Lokomotive AKS quickstart guide
This quickstart guide walks through the steps needed to create a Lokomotive cluster on AKS.
By the end of this guide, you’ll have a production-ready Kubernetes cluster running on Azure AKS.
Note: Lokomotive on AKS currently provides an older Kubernetes version compared with other platforms. This is because of limitations of the Azure platform.
- Basic understanding of Kubernetes concepts.
- Azure account .
kubectlinstalled locally to access the Kubernetes cluster.
Step 1: Install lokoctl
lokoctl is a command-line interface for Lokomotive.
lokoctl, follow the instructions in the
Step 2: Set up a working directory
It’s better to start fresh in a new working directory, as the state of the cluster is stored in this directory.
This also makes the cleanup task easier.
mkdir -p lokomotive-infra/myakscluster cd lokomotive-infra/myakscluster
Step 3: Set up Azure API credentials
To create an AKS resource in Azure, you need to be authenticatied to Azure API. Follow Authenticating to Azure to set up environment variables required for authentication.
Step 4: Prepare AKS credentials
An AKS cluster requires a set of service principal credentials to run, as it talks to Azure API to create Load Balancers, Disks and other objects. Depending on your level of privileges in Azure, there are different ways to provide them.
Azure AD Application Creator (full automation)
If you are an Azure AD administrator or if your Azure user has permissions to create Azure AD Applications then
you don’t need to prepare anything manually. When configuring a cluster, set the
to e.g. the cluster name and
lokoctl will create Azure AD application for you, together with the associated
service principal and credentials. Those credentials will be automatically used for running AKS.
If you are a user with full administrative access to your subscription, then you need to ask your administrator to create Azure AD application for you and provide you a Service Principal Client ID and a Client secret, which will be used by AKS cluster.
You can then provide them to the configuration using either
variables or via
client_secret parameters. See
AKS attribute reference
for more details.
Resource group collaborator
If your Azure user has only access to a single Resource Group, you must set the
manage_resource_group property to
lokoctl will try to create a Resource Group for you.
You also need Service Principal credentials, as explained in #subscription-collabolator .
Step 5: Define cluster configuration
To create a Lokomotive cluster, you need to define a configuration.
A production-ready configuration is already provided for ease of use. Copy the example configuration to the working directory and modify accordingly.
The provided configuration installs the Lokomotive cluster and the following components:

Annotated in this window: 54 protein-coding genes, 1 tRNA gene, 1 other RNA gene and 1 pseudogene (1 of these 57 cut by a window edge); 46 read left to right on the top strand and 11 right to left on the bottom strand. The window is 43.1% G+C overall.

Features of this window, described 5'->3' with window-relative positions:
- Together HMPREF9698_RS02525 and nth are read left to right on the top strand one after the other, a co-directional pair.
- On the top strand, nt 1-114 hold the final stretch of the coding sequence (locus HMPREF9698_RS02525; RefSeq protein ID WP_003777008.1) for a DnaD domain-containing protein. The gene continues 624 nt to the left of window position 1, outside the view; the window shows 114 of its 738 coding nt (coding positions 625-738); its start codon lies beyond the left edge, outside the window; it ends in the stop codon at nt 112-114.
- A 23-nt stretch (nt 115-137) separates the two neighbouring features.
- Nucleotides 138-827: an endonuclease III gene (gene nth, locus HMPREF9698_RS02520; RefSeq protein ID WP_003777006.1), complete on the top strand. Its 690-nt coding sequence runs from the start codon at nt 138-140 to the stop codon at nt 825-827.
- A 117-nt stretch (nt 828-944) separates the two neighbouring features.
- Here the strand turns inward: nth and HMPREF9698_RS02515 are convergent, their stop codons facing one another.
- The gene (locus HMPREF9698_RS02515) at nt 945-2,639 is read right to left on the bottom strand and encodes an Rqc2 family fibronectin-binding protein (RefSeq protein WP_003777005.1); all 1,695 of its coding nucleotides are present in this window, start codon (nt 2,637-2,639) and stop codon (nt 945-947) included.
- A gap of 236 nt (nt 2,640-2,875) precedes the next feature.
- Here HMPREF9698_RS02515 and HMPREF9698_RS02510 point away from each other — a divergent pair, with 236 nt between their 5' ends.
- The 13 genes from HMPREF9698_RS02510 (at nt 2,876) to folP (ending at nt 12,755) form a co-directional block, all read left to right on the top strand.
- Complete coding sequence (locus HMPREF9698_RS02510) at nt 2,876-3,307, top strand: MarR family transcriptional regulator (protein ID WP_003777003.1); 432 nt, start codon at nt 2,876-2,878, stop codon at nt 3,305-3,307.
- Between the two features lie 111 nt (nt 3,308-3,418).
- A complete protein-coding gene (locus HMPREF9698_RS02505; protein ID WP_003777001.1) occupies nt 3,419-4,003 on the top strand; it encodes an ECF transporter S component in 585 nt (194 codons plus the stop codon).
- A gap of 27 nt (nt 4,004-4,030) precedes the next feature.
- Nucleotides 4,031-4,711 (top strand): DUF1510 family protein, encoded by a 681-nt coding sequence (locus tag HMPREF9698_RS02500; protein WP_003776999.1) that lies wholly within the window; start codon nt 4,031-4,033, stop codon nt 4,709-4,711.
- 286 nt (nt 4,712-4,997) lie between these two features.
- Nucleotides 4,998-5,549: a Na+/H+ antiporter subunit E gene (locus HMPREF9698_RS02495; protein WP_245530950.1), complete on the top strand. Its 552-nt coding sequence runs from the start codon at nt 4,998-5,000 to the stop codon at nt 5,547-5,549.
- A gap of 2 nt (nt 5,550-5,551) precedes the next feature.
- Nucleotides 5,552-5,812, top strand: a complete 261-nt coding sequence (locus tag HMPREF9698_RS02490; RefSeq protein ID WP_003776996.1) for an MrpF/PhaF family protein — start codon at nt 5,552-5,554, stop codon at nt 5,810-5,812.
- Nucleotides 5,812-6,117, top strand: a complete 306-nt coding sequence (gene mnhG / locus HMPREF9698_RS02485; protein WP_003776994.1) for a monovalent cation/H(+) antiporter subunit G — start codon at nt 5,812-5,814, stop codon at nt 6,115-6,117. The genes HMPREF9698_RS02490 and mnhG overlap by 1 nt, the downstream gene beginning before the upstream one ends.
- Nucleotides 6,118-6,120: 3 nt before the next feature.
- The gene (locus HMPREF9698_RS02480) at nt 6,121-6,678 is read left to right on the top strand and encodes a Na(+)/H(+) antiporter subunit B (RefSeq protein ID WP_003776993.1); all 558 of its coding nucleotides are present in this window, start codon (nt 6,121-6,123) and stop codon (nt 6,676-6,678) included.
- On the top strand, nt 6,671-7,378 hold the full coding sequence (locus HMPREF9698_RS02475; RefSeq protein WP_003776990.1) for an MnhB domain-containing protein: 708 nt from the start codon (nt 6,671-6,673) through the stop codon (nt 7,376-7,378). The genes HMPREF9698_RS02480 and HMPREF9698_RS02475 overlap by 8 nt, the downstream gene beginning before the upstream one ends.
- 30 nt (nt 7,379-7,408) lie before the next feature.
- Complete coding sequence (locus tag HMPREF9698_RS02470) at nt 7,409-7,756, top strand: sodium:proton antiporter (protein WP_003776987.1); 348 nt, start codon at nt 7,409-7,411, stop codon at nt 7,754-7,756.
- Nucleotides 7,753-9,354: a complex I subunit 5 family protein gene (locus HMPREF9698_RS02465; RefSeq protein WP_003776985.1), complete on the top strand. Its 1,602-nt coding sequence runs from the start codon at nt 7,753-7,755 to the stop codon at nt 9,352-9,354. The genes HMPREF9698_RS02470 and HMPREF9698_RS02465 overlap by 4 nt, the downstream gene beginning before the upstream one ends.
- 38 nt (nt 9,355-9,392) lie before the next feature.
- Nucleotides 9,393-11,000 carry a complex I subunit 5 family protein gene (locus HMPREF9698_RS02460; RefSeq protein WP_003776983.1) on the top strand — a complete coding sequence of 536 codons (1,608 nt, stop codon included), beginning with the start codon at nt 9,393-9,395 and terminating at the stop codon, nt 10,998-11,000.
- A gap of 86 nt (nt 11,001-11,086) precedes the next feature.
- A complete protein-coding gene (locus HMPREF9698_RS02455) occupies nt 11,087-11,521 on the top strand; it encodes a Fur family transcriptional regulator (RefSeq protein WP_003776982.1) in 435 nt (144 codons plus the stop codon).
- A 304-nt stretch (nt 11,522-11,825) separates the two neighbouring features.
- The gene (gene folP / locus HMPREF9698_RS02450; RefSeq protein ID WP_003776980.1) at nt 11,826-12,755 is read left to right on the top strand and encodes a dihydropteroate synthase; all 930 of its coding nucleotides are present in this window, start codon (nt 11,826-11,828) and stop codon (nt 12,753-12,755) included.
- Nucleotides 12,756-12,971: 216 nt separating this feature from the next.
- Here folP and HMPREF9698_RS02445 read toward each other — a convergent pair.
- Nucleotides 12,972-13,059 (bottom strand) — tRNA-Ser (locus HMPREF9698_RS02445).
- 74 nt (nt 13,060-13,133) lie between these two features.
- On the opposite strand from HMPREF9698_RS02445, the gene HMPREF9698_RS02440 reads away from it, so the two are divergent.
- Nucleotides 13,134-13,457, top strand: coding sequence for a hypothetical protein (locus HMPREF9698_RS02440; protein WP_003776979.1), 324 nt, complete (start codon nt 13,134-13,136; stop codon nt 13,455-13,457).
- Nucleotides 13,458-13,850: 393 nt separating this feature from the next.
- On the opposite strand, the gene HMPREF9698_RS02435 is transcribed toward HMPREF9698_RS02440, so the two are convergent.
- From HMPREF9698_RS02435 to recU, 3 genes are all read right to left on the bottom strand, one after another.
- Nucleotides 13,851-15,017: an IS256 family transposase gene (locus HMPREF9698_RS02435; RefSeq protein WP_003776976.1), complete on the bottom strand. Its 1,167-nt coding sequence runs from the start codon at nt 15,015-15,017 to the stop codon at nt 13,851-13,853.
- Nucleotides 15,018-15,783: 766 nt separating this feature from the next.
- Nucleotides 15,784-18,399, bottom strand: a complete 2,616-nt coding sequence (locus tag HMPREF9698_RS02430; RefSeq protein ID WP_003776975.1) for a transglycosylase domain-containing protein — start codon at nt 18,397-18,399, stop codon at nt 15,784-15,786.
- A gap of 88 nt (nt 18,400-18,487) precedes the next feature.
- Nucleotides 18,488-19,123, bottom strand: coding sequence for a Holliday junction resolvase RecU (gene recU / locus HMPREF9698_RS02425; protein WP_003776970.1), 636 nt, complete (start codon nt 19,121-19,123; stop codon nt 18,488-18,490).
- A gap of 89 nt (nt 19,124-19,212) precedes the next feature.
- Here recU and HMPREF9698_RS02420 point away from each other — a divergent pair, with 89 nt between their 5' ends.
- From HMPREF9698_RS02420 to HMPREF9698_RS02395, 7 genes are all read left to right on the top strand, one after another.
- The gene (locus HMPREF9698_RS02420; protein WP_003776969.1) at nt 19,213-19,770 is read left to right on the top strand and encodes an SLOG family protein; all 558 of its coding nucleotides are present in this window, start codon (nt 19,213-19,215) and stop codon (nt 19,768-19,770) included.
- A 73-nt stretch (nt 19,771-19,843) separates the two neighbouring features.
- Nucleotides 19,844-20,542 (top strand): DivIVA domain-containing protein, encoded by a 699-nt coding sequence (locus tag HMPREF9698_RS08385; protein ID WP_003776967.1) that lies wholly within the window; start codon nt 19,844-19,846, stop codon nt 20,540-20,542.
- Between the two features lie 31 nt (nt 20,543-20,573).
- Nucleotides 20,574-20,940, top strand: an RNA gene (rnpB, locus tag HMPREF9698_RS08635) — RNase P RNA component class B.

You can configure the components as per your requirements.
Lokomotive can store Terraform state locally or remotely within an AWS S3 bucket . By default, Lokomotive stores Terraform state locally.
Create a variables file named
lokocfg.vars in the working directory to set values for variables
defined in the configuration file.
#lokocfg.vars state_s3_bucket = "name-of-the-s3-bucket-to-store-the-cluster-state" lock_dynamodb_table = "name-of-the-dynamodb-table-for-state-locking" cert_manager_email = "email-address-used-for-cert-manager-component" grafana_admin_password = "password-for-grafana"
NOTE: You can separate component configurations from cluster configuration in separate configuration files if doing so fits your needs.
$ ls lokomotive-infra/myakscluster cluster.lokocfg prometheus-operator.lokocfg lokocfg.vars
For advanced cluster configurations and more information refer to the AKS configuration guide .
Step 6: Create Lokomotive cluster
Run the following command to create the cluster:
lokoctl cluster apply
Once the command finishes, your Lokomotive cluster details are stored in the path you’ve specified
A successful installation results in the output:
azurerm_kubernetes_cluster.aks: Still creating... [8m0s elapsed] azurerm_kubernetes_cluster.aks: Still creating... [8m10s elapsed] azurerm_kubernetes_cluster.aks: Still creating... [8m20s elapsed] azurerm_kubernetes_cluster.aks: Creation complete after 8m24s [id=/subscriptions/55555555-4444-3333-2222-1111111111/resourcegroups/ci1586244933-fg/providers/Microsoft.ContainerService/managedClusters/ci1586244933-fg] local_file.kubeconfig: Creating... local_file.kubeconfig: Creation complete after 0s [id=f96468e341a652192af7508836430241e6f49df1] Apply complete! Resources: 3 added, 0 changed, 0 destroyed. Outputs: initialized = true Your configurations are stored in /root/lokoctl-assets Now checking health and readiness of the cluster nodes ... Node Ready Reason Message aks-default-31666422-vmss000000 True KubeletReady kubelet is posting ready status. AppArmor enabled aks-default-31666422-vmss000001 True KubeletReady kubelet is posting ready status. AppArmor enabled Success - cluster is healthy and nodes are ready!
Use the generated
kubeconfig file to access the Kubernetes cluster and list nodes.
export KUBECONFIG=./lokomotive-assets/cluster-assets/auth/kubeconfig kubectl get nodes
Using the cluster
At this point you have access to the Kubernetes cluster and can use it! If you don’t have Kubernetes experience you can check out the Kubernetes Basics official documentation to learn about its usage.
To destroy the Lokomotive cluster, execute the following command:
lokoctl cluster destroy --confirm
You can safely delete the working directory created for this quickstart guide if you no longer require it.
After walking through this guide, you’ve learned how to set up a Lokomotive cluster on AKS.
You can now start deploying your workloads on the cluster.
For more information on installing supported Lokomotive components, you can visit the component configuration references .